In October, Daisy Winner, Program Manager at the Information Futures Lab, presented at the CDC’s Health Literacy Month internal event, Barriers to Clear Communication: Misinformation & Numbers. Hosted by the Division of Communication Science and Services, more than 200 CDC staff attended the virtual presentation including health communicators, behavioral scientists, policy analysts, clerical staff, interns, budget officers, and epidemiologists. The CDC and its staff play a central role combatting health misinformation as they are essential to the public’s access to accurate, reliable and accessible information they can use to protect and promote their health.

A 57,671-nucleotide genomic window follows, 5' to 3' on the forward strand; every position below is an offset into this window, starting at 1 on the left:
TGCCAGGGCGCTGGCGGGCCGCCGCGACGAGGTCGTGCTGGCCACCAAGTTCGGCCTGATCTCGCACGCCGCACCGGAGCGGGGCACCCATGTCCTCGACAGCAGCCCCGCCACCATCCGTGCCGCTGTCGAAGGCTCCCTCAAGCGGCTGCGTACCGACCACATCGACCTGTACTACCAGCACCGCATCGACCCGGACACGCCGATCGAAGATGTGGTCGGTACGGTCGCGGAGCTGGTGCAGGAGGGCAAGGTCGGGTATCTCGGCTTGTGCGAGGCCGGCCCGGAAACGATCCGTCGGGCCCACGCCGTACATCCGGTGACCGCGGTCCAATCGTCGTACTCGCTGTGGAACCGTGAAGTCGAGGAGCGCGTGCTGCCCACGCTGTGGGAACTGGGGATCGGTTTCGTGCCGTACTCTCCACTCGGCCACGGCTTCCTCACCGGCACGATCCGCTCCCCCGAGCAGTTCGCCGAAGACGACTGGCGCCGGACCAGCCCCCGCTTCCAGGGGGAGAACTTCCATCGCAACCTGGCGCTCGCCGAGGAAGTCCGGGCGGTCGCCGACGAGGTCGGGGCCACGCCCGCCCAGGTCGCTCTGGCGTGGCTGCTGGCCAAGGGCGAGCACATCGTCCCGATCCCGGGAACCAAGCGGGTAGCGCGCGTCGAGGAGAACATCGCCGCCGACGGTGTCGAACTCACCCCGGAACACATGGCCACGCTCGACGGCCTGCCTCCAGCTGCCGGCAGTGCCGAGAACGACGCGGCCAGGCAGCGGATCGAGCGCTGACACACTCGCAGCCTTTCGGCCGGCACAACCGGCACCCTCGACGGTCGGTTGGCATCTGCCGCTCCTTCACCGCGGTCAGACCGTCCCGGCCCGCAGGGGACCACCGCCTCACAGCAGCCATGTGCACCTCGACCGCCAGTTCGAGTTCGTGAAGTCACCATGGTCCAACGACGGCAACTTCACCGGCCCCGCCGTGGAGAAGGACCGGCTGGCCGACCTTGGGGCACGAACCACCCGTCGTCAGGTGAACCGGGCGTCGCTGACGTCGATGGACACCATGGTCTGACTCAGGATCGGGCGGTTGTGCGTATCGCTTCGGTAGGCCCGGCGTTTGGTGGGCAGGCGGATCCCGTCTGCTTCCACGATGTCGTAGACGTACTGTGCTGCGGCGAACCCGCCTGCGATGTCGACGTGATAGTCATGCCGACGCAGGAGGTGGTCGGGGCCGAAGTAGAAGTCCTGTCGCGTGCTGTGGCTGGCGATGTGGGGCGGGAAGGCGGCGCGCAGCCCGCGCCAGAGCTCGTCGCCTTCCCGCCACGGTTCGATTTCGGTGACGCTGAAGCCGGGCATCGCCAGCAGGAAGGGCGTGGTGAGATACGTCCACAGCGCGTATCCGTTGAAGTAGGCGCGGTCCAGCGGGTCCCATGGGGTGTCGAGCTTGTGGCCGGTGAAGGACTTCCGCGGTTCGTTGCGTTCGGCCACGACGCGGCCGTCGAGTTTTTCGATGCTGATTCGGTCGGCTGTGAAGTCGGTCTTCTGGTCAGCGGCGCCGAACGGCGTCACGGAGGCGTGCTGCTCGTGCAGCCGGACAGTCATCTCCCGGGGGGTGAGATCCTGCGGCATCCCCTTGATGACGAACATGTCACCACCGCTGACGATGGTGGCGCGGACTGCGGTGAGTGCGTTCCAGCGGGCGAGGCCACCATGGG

Winner’s presentation defined misinformation using examples of the numerous forms it can take online. Misinformation is often presented in ways that are more compelling and accessible than authoritative information, leveraging both psychological and social processes and the design of social media platforms, Winner explained.
Winner shared evidence-based strategies for addressing health misinformation, including leading with empathy – actively inquiring into beliefs and their origins, and acknowledging legitimate concerns. To counter misinformation, health advocates can use strategies including “prebunking” – preemptively debunking false information – as well as equipping people with strategies to identify misinformation themselves.